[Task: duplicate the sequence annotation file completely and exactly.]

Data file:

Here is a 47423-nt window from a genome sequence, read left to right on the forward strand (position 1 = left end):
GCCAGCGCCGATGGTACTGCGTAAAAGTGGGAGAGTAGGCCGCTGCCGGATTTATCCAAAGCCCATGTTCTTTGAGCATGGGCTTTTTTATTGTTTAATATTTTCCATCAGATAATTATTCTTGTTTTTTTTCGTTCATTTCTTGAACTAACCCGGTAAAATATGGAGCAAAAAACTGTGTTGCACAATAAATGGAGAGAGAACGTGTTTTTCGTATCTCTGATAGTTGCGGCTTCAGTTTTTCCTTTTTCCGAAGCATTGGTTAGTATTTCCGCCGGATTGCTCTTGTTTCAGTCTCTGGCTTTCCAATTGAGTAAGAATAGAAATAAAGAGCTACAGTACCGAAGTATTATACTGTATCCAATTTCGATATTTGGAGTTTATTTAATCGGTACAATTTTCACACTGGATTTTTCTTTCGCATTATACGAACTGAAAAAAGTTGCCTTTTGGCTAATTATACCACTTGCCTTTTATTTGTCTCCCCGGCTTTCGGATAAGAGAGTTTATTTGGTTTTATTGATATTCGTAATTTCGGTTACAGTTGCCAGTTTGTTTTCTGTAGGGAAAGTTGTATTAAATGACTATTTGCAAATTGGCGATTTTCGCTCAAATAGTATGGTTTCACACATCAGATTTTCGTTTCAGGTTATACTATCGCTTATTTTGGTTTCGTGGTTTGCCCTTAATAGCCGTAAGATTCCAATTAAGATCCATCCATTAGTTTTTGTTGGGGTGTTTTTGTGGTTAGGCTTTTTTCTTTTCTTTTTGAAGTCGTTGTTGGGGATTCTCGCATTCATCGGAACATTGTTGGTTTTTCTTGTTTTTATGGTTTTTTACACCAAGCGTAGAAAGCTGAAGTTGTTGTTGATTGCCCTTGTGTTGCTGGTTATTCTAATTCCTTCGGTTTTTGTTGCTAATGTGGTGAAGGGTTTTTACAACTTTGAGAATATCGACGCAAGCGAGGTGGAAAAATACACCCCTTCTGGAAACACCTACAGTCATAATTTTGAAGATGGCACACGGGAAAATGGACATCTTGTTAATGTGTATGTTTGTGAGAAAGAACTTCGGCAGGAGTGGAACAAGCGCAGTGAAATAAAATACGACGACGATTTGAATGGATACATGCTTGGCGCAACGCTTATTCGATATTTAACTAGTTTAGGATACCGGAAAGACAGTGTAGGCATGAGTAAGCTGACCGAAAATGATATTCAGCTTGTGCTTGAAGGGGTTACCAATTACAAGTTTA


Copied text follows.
Here is a 47423-nt window from a genome sequence, read left to right on the forward strand (position 1 = left end):
GCCAGCGCCGATGGTACTGCGTAAAAGTGGGAGAGTAGGCCGCTGCCGGATTTATCCAAAGCCCATGTTCTTTGAGCATGGGCTTTTTTATTGTTTAATATTTTCCATCAGATAATTATTCTTGTTTTTTTTCGTTCATTTCTTGAACTAACCCGGTAAAATATGGAGCAAAAAACTGTGTTGCACAATAAATGGAGAGAGAACGTGTTTTTCGTATCTCTGATAGTTGCGGCTTCAGTTTTTCCTTTTTCCGAAGCATTGGTTAGTATTTCCGCCGGATTGCTCTTGTTTCAGTCTCTGGCTTTCCAATTGAGTAAGAATAGAAATAAAGAGCTACAGTACCGAAGTATTATACTGTATCCAATTTCGATATTTGGAGTTTATTTAATCGGTACAATTTTCACACTGGATTTTTCTTTCGCATTATACGAACTGAAAAAAGTTGCCTTTTGGCTAATTATACCACTTGCCTTTTATTTGTCTCCCCGGCTTTCGGATAAGAGAGTTTATTTGGTTTTATTGATATTCGTAATTTCGGTTACAGTTGCCAGTTTGTTTTCTGTAGGGAAAGTTGTATTAAATGACTATTTGCAAATTGGCGATTTTCGCTCAAATAGTATGGTTTCACACATCAGATTTTCGTTTCAGGTTATACTATCGCTTATTTTGGTTTCGTGGTTTGCCCTTAATAGCCGTAAGATTCCAATTAAGATCCATCCATTAGTTTTTGTTGGGGTGTTTTTGTGGTTAGGCTTTTTTCTTTTCTTTTTGAAGTCGTTGTTGGGGATTCTCGCATTCATCGGAACATTGTTGGTTTTTCTTGTTTTTATGGTTTTTTACACCAAGCGTAGAAAGCTGAAGTTGTTGTTGATTGCCCTTGTGTTGCTGGTTATTCTAATTCCTTCGGTTTTTGTTGCTAATGTGGTGAAGGGTTTTTACAACTTTGAGAATATCGACGCAAGCGAGGTGGAAAAATACACCCCTTCTGGAAACACCTACAGTCATAATTTTGAAGATGGCACACGGGAAAATGGACATCTTGTTAATGTGTATGTTTGTGAGAAAGAACTTCGGCAGGAGTGGAACAAGCGCAGTGAAATAAAATACGACGACGATTTGAATGGATACATGCTTGGCGCAACGCTTATTCGATATTTAACTAGTTTAGGATACCGGAAAGACAGTGTAGGCATGAGTAAGCTGACCGAAAATGATATTCAGCTTGTGCTTGAAGGGGTTACCAATTACAAGTTTA